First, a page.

Old and New Israel. According to Scripture, the first reference about divine election is not to man in general but to a chosen community, named Israel in the Old Testament and the Church in the NT. It must be emphasized, however, that it is the individual man who is the object of divine election and not the community as such. Both Israel and the Church exist to serve the electing purpose of God, which is for the individual man. In their life and history they mirror and reflect the great divine events of election and rejection that took place in Him, and so bear witness to Him, mediate Him to the world. The peculiar function of Israel in this regard is to mirror and illustrate the sinful actuality of all mankind and the divine rejection that became event in the Crucifixion of the Son of God, and so of the world that passes away in Him. The peculiar function of the Church is to mirror the new humanity in Christ, to bear witness of the divine election that was manifested in His Resurrection, and so the new coming world of God. Israel and the Church are one and the same community with two historical magnitudes. The one community of God in its departing form as Israel serves to set forth the divine judgment and in its coming form as the Church serves to set forth the divine mercy.
It is necessary to recognize that election is no mere dead, stationary decree fixing in advance all that should follow after. The election of grace is a living, moving thing. It is the action of the living, electing God upon the acts and decisions of men. Predestination as such is salvation history and as such is the secret of all history.
Individual Man. It has been noted that it is not the community as such that is the real object of divine election, but individual man, the single man in his simple humanness, as he exists in relation to the various forms of collectivity with which he is related. What does this individuality mean from the standpoint of divine election? This individual man is a sinful individuality that strives continually to isolate itself from God and make itself its own God. As such, man stands under the rejection of God and must cease to be in order that the true individual, the elect man, may appear. This is attained by a judgment borne by Christ in His death on man's behalf in order that man may receive the promise of his true manhood in Christ's Resurrection.
The election of the individual man is in reality, therefore, a derivation from the election of Jesus Christ. As his life becomes a hearing and receiving of the promise that is his in the election of Jesus Christ, the election becomes the transcendent mystery of his own existence. The elect man allows himself to be loved by God in that he sets aside all claims of his own to that love and permits a love that he has not in any way earned or deserved to determine his life. He allows God's love to overflow to him and finds in that love his one sure ground of hope, his joy and blessedness. However, man is not simply the object of God's love and blessedness; he is also the subject of them. He does not just passively receive; he actively shares. This love and blessedness must pass beyond himself in the direction of the world, which God in His election of grace has chosen for His own. The elect man must be a witness of God's election to others. He must become a further stage along which God's election of grace takes effect in the world. This he does in the very living of his life as an elected man.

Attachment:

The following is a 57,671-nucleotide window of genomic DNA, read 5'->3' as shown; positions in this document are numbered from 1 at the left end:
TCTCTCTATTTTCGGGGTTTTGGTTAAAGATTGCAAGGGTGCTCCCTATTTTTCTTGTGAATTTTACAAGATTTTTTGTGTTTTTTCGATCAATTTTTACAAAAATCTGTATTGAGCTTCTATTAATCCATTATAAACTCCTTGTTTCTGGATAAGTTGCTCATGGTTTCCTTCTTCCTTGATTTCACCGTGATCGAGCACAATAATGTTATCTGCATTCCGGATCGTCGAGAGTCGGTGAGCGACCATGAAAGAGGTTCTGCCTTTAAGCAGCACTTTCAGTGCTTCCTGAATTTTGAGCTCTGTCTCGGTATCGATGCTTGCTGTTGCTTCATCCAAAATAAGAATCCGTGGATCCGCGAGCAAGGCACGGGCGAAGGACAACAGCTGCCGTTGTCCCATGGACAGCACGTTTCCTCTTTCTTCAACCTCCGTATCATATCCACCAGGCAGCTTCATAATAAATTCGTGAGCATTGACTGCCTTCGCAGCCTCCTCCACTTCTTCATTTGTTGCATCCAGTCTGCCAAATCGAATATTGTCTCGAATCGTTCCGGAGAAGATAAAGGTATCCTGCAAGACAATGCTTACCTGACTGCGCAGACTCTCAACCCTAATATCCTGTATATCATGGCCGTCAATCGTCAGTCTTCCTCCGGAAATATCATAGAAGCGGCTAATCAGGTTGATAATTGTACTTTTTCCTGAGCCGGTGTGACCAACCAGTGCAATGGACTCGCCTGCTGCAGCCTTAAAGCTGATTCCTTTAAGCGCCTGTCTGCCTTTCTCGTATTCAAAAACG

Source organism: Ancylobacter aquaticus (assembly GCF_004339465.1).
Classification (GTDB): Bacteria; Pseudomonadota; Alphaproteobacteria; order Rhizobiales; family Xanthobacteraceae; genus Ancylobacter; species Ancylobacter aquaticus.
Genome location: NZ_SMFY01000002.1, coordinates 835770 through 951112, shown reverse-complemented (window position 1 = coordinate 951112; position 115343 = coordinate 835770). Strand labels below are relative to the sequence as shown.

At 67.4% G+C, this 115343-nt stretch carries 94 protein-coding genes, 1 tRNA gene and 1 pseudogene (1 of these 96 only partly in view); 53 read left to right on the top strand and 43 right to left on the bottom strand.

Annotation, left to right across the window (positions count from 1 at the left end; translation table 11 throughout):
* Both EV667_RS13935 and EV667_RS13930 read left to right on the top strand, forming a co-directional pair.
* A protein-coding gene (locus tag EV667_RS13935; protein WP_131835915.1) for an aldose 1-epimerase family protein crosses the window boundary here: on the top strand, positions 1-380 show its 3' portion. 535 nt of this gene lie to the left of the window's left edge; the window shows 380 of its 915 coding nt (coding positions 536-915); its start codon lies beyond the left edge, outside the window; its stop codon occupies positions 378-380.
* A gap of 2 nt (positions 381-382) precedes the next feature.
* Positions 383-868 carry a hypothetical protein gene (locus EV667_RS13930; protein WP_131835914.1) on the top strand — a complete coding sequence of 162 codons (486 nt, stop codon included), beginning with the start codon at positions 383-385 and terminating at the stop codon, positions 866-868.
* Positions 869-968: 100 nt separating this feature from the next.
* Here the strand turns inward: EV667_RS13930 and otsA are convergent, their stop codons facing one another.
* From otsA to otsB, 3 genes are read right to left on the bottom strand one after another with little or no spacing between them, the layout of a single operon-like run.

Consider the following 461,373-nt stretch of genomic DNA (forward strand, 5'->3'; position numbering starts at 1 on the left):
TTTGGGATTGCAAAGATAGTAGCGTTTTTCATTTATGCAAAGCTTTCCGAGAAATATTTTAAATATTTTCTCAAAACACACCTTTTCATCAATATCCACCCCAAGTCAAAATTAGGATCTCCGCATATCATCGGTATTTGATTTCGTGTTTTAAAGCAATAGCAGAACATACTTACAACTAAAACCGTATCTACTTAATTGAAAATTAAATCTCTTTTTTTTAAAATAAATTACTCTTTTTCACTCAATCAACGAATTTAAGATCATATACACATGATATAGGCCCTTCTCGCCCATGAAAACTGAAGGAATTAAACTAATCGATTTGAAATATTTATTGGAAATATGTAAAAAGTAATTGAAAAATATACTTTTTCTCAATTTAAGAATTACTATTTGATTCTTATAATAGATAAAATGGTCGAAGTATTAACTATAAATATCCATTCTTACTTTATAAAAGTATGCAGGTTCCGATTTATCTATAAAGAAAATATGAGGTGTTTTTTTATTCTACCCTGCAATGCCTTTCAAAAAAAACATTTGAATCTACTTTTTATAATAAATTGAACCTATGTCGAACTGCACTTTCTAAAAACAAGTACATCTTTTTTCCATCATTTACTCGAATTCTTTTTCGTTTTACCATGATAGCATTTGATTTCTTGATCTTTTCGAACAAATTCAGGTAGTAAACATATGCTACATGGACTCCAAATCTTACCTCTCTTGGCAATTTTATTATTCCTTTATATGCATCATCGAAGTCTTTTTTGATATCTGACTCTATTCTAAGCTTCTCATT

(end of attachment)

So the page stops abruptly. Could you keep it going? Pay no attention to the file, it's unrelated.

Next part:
Rejection is but the reverse side of election, but nonetheless real. The rejected man, in the crisis into which God's election of grace places him, sets himself in opposition thereto. God is for him, but he is against God. The rejected man exists as the object of God's not willing; that is to say, his existence is determined by the fact that God will not have him as he is. He exists as rejected insofar as he attempts to live in withdrawal from that positive will of God that claims him for divine grace. His life is a life without meaning and substance, without future. It is such a life because it is determined as such by the will of God, which, in electing him for grace, condemns him as one who strives to live in independence of grace.
It is important to note that since God's love is universal, Barth rejects the idea of the predestination of only a certain number of men; instead he would leave the number of the elect indeterminate. However, he would not make this open number of the elect equal to the number of all men. This would limit God's freedom.
Some critics maintain that, since Barth states that all men are elect in Christ, the basic difference between believers and unbelievers is only that the unbeliever does not yet know that he is elected. Moreover, since Jesus took upon Himself the rejection of all men, no man therefore is rejected by God. His critics maintain that because of this basic doctrine, it is difficult to see how Barth can escape from the charge of universalism, the doctrine that holds that all men are de facto eventually saved. It seems that this part of Barth's exposition is as yet a bit uncertain. Despite this limitation, Barth's teaching on election and rejection, with its Christocentrism, has had a remarkable appeal to all forms of Protestantism.
See Also: predestination (in catholic theology).
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[a. g. palladino]